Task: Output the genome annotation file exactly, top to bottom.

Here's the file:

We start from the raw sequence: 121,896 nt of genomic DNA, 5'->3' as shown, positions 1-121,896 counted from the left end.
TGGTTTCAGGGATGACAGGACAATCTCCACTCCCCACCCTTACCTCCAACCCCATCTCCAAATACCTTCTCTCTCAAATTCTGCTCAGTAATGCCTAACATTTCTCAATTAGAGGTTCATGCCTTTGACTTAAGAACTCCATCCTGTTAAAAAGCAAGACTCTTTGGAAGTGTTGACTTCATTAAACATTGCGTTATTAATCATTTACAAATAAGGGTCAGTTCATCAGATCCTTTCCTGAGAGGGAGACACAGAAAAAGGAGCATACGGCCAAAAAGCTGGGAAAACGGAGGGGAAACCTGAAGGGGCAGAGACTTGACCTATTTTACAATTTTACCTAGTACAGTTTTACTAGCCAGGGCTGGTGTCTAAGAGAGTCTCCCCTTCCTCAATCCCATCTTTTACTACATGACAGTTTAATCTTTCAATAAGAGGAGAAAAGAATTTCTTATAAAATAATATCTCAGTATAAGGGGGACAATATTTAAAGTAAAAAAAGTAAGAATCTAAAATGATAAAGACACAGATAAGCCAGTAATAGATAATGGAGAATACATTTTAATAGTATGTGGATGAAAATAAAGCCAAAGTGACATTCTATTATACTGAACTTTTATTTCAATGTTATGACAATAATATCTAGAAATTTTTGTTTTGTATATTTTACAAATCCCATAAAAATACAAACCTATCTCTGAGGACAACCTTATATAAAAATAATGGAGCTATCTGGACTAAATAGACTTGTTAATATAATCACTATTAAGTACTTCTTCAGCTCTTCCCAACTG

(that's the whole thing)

We start from the raw sequence: 121,896 nt of genomic DNA, 5'->3' as shown, positions 1-121,896 counted from the left end.
TGGTTTCAGGGATGACAGGACAATCTCCACTCCCCACCCTTACCTCCAACCCCATCTCCAAATACCTTCTCTCTCAAATTCTGCTCAGTAATGCCTAACATTTCTCAATTAGAGGTTCATGCCTTTGACTTAAGAACTCCATCCTGTTAAAAAGCAAGACTCTTTGGAAGTGTTGACTTCATTAAACATTGCGTTATTAATCATTTACAAATAAGGGTCAGTTCATCAGATCCTTTCCTGAGAGGGAGACACAGAAAAAGGAGCATACGGCCAAAAAGCTGGGAAAACGGAGGGGAAACCTGAAGGGGCAGAGACTTGACCTATTTTACAATTTTACCTAGTACAGTTTTACTAGCCAGGGCTGGTGTCTAAGAGAGTCTCCCCTTCCTCAATCCCATCTTTTACTACATGACAGTTTAATCTTTCAATAAGAGGAGAAAAGAATTTCTTATAAAATAATATCTCAGTATAAGGGGGACAATATTTAAAGTAAAAAAAGTAAGAATCTAAAATGATAAAGACACAGATAAGCCAGTAATAGATAATGGAGAATACATTTTAATAGTATGTGGATGAAAATAAAGCCAAAGTGACATTCTATTATACTGAACTTTTATTTCAATGTTATGACAATAATATCTAGAAATTTTTGTTTTGTATATTTTACAAATCCCATAAAAATACAAACCTATCTCTGAGGACAACCTTATATAAAAATAATGGAGCTATCTGGACTAAATAGACTTGTTAATATAATCACTATTAAGTACTTCTTCAGCTCTTCCCAACTG